- The Washington Times - Monday, May 11, 2020

Major League Baseball will present a plan Tuesday to the player’s union that could lead to a launch of the delayed 2020 season around the Fourth of July with games played without fans.

The proposal, which owners agreed upon Monday, calls for spring training to resume in June, followed by an opening day and a shortened-regular season that will begin the following month. The plan calls for teams to play 82 games each against division opponents and interleague matchups limited to AL East vs. NL East, AL Central vs. NL Central and AL West vs. NL West to reduce travel.

MLB also wants to implement a universal designated hitter for the year and expand the playoff field to as many as 14 teams, doubling the number of wild card teams in each league.

As part of a potential deal, it has been suggested that players and teams will share 50-50 split of revenue during the regular season and postseason — a first for the sport as MLB does not have a revenue-sharing system implemented under its collective bargaining agreement.

If the two sides agree, MLB would be the first major North American league to resume during the coronavirus pandemic. Over the weekend, the UFC held an event without fans in Jacksonville, Florida, while NASCAR is set to begin again next week. Globally, the Korean Baseball Organization also held its opening day last week after a five-week delay.

MLB’s plan calls for the games to be played at each team’s home stadiums, but accounts for contingencies such as a switch to spring training stadiums or neutral sites if medical and government approvals can’t be obtained. Toronto might have to play home games in Dunedin, Florida.

Eventually, the plan also calls for fans to return to ballparks, possibly with a small percentage of seats sold at first and then expanding should the conditions be clear.

MLB Commissioner Rob Manfred has said that 40% of revenue is tied to live gate, including concessions, luxury suites and other factors like advertising.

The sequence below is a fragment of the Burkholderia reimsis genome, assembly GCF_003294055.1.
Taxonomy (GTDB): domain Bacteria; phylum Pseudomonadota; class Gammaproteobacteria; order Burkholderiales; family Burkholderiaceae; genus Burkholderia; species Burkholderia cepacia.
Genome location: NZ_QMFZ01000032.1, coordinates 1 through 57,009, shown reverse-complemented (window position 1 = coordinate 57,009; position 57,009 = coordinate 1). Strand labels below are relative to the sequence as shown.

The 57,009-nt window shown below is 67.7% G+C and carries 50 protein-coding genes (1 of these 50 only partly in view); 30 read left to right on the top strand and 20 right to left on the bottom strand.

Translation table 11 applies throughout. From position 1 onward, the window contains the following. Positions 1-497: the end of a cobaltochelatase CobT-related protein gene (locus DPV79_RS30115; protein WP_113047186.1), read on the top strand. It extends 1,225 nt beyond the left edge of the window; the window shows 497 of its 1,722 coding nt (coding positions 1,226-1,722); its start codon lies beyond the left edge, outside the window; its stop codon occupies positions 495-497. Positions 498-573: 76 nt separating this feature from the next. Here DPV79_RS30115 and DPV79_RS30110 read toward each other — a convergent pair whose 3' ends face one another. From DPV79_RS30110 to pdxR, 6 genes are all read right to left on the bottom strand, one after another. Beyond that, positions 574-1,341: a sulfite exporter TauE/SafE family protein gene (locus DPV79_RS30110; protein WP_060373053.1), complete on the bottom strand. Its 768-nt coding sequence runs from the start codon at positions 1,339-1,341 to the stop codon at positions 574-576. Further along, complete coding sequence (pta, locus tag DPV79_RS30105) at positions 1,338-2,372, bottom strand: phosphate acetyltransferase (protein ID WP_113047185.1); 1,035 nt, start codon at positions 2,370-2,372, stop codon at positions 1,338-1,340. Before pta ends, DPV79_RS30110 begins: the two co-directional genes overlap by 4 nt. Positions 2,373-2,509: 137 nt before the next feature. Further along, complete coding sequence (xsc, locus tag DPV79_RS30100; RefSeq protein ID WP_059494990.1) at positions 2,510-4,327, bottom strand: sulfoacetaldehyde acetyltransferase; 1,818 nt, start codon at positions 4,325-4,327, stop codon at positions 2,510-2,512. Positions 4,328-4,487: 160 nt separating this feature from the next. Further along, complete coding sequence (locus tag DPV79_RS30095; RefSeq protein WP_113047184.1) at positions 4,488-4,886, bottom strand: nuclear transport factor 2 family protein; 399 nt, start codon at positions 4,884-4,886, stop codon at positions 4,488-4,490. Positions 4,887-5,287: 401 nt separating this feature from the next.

Still, the plan is not guaranteed to pass when owners present it Tuesday. Prominent players like Washington’s Sean Doolittle have already voiced concerns over any restart plan.

In a tweet thread, Doolittle said he felt MLB had “zoomed past” health protections for players, families, staff, stadium workers and others.

“How many tests do we need to safely play during a pandemic?” Doolittle tweeted. “And not just tests for players. Baseball requires a massive workforce besides the players; coaches, clubhouse staff, security, grounds crews, umpires, gameday stadium staff, TV (and) media. We need to protect everyone.”

“We need to consider what level of risk we’re willing to assume,” Doolittle tweeted.

If play starts up again, rosters would expand from 26 to 30 players. The league also plans to have an NFL-like practice squad, consisting of 20 players as the minor leagues would remain shuttered.

MLB had previously reached an agreement with the players’ union in late March that called for players to receive a $170 million advance on their 2020 salaries and agreed to be paid a portion of their salary dependent on how many games are played.

It is not clear how MLB would plan to test the league’s hundreds of players for COVID-19 or what would happen should a player test positive. In South Korea, players and coaches are tested regularly and have their temperatures checked daily.

St. Louis Cardinals reliever Andrew Miller, a member of the union’s executive board, told ESPN a deal can’t be reached until players’ safety can be guaranteed.

“We want to put a good product on the field, but that’s totally secondary to the health of the players,” Miller said. “We are generally younger and healthier, but that doesn’t mean our staff is, that doesn’t mean the umpires are going to be in the clear.”

“It’s not hard to get one degree of separation away from players who have kids who may have conditions, or other family members that live with them. I’m confident before anything happens, we’ll sort through all those issues.”

The U.S. won’t be able to test “millions of people” until the fall, according to Dr. Anthony Fauci.

• Staff writer Adam Zielonka contributed to this article, which is based in part on wire reports.

Sign up for Daily Newsletters

Manage Newsletters

Copyright © 2020 The Washington Times, LLC. Click here for reprint permission.

Please read our comment policy before commenting.


Click to Read More and View Comments

Click to Hide